The Economics of Solar

There’s a powerful force driving growth in the solar energy industry: affordability.

By Eric Johnson

Sept. 15, 2015—Al Gore delivered a keynote this spring on The Future of Energy, a topic to which he has devoted much of his recent career. The conference he addressed, put on not by the Sierra Club but by the financial media company Bloomberg, was dubbed the New Energy Finance Summit, and Gore’s message was typically bold: Economics are making a solar future inevitable.

Gore has spent much of the past decade developing the financial expertise that would get him invited to keynote a Bloomberg conference. In addition to his day job as chairman of the nonprofit Climate Reality Project, Gore is a senior partner at Kleiner Perkins Caufield & Byers, one of Silicon Valley’s premier venture capital firms, a position he’s held since 2008.

The cause of this historic shift to solar energy? Recent innovations that have made solar energy affordable to average Americans. Gore didn't use the phrase “tipping point,” but devised a metaphor to explain that the affordability of solar and other renewable energies have brought us to a history-altering moment.

“It's a little bit like the difference between 32 degrees and 33 degrees Fahrenheit,” he said. “That's a difference of more than one degree. It's the difference between ice and water.

“And in markets, the difference between more-expensive-than, and cheaper-than, is the difference between financing that is frozen up, and capital that is flowing liquidly to new investments.”

The cause of the drop in prices is pure economics of scale: As more and more families and companies switch to solar, prices drop. That’s the kind of thing that can create a virtuous cycle: Prices drop further, and adoption spikes. And adoption of solar energy is undeniably spiking.

Some of this is due to the adoption of solar by large corporations. The Solar Energy Industries Association released a report last fall showing that the average price of commercial photovoltaic projects had dropped by 45 percent since 2012. “As solar prices continue to fall, more businesses in more states turn to solar to cut operating costs.”

Residential solar is growing even faster. On a graph, we see what Silicon Valley likes to call a “hockey stick.” Fortune magazine reported last week that solar’s residential growth is accelerating rapidly.

“The amount of home solar roofs grew 70 percent year-over-year for the most recent quarter,” writes Fortune senior writer Katie Fehrenbacher. “So far this year, 40 percent of all the new electricity-generating capacity came from solar.”

And, as Gore reported, the capital is flowing. According to a recent report by the Frankfurt School, the United Nations Energy Program and Bloomberg New Energy Finance, global green energy investments surged 17 percent in 2014, to $270 billion. That’s likely to keep the virtuous cycle spinning.

While renewable energy stocks have slid a bit since petroleum prices plummeted last year, many analysts see that as a temporary situation. Ultimately investors look to a company’s earnings when deciding where to put their money, and revenues in the green energy sector are way up.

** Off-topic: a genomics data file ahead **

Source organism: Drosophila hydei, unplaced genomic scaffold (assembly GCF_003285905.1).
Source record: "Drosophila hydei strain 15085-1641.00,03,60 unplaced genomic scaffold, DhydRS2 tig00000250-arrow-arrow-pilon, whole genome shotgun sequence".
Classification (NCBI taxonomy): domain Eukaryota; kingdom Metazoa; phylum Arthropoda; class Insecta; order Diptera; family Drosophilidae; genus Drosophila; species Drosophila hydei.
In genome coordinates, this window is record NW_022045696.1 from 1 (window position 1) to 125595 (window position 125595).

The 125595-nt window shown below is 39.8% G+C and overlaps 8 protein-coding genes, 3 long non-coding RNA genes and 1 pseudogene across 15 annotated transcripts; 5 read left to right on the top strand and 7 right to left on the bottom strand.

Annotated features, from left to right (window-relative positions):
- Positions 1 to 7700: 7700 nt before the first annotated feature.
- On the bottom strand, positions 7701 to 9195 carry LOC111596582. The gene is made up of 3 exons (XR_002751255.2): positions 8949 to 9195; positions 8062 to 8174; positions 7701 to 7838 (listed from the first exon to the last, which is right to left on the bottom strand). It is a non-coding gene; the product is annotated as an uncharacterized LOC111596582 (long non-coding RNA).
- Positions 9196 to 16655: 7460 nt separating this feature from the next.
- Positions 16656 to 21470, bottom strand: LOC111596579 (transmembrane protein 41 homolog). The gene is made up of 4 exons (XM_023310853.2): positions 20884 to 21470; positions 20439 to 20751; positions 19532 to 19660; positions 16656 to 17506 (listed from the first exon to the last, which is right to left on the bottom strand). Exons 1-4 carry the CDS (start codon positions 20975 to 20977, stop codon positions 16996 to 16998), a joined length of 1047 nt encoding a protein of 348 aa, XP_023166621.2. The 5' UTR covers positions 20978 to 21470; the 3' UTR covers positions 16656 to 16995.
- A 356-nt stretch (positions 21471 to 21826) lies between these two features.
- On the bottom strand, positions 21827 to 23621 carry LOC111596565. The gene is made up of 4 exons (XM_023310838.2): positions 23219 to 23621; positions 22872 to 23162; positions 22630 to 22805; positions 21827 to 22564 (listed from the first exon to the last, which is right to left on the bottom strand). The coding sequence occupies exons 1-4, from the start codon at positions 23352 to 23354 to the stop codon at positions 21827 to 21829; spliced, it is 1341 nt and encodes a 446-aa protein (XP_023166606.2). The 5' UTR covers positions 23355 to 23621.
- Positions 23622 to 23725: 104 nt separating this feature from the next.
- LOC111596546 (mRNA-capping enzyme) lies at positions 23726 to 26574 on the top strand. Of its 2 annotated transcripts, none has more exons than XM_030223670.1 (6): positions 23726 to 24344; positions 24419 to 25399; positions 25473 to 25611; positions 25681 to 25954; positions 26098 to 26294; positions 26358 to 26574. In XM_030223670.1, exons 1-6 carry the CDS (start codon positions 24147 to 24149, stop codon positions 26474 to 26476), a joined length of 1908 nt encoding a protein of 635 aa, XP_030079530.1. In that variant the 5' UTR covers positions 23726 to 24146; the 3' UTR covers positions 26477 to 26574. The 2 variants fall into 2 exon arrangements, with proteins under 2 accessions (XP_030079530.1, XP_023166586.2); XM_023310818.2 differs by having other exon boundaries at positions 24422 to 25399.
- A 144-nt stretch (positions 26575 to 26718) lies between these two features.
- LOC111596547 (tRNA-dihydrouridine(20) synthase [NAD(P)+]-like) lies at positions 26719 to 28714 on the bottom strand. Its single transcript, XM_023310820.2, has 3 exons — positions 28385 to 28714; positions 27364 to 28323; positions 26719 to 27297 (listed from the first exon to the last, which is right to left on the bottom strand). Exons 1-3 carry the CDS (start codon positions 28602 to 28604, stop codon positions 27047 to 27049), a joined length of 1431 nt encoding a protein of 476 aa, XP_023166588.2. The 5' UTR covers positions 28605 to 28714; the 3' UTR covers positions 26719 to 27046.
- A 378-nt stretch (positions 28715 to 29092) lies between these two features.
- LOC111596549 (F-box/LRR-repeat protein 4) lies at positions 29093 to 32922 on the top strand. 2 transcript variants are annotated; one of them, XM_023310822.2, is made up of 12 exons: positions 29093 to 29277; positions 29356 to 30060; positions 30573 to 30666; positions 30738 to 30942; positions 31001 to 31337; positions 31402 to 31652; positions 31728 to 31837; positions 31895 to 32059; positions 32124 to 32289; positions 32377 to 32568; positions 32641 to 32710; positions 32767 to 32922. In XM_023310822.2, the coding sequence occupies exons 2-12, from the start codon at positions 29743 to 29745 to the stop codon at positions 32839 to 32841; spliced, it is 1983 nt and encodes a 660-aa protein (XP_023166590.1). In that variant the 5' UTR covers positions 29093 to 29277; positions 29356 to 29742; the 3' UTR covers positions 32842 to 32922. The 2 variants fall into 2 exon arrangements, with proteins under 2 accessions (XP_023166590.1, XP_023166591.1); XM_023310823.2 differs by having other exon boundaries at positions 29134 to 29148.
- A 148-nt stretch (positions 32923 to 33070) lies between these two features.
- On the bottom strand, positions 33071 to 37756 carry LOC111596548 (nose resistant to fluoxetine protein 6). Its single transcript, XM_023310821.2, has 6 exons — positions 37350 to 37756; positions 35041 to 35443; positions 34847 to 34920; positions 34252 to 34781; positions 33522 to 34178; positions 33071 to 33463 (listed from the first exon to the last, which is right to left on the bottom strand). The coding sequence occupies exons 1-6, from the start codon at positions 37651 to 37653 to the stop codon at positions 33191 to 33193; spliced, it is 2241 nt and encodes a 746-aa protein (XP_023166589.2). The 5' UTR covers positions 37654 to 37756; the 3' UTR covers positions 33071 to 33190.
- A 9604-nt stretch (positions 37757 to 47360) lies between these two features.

Stuart Bernstein, a senior analyst at Goldman Sachs, calls this “a transformational moment in time” that “will be important from a societal perspective, and it will be good business for us and our clients.”

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One of the companies in Goldman Sachs’ portfolio, the San Mateo-based SolarCity, is particularly well positioned to facilitate mass-adoption of solar energy. The company is chaired by Elon Musk and run by his cousins, Lyndon and Peter Rive (who, incidentally, started their first company, Everdream, in Santa Cruz).

In nine years SolarCity has grown to be the nation’s largest rooftop solar company, and its growth is accelerating. In July, the company reported a 67 percent year-over-year revenue increase.

Stephen Byrd of Morgan Stanley upgraded SolarCity to an “overweight” rating, indicating that its value exceeds its current stock price, and upped his price target to $93 per share—almost double the stock’s current price.

And SolarCity clearly has its eye on the future. In 2010, the company was awarded $1.8 million by the California Energy Commission to study the feasibility of integrating its solar panels with batteries made by Elon Musk’s Tesla. SolarCity spent that money (and some of its own) developing software that controls the interaction between a photovoltaic array, the Tesla battery and the power grid.

The familial relationship between SolarCity and Tesla also bodes well for both companies.

Last June, Tesla broke ground on its $5 billion Gigafactory outside Sparks, Nevada, so named because it will produce enough batteries to store 35 billion watts of energy per year. And in April Tesla unveiled its plans for the Powerwall battery, designed to solve solar energy’s biggest problem: storage.

Meanwhile, SolarCity is building its own Gigafactory in Buffalo, New York, which will be the largest manufacturer of solar panels in the Western Hemisphere.

Along with SolarCity’s financing innovations, which allow homeowners to switch to solar with no upfront cost, these developments put the company in a unique position to scale. That would be good for SolarCity and its investors, and for anyone who hopes to live in a post-fossil-fuel future.

In concluding his talk at the Bloomberg conference, Al Gore made the point that what’s good for the green-energy industry is good for the world.

“This is happening—we are going to win this battle,” he said. “And the business community is leading the way. The only question is when.”

Follow this link to find out how you can switch to solar immediately.


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I think that solar industry also needs data room providers to have place of storing necessary documentation.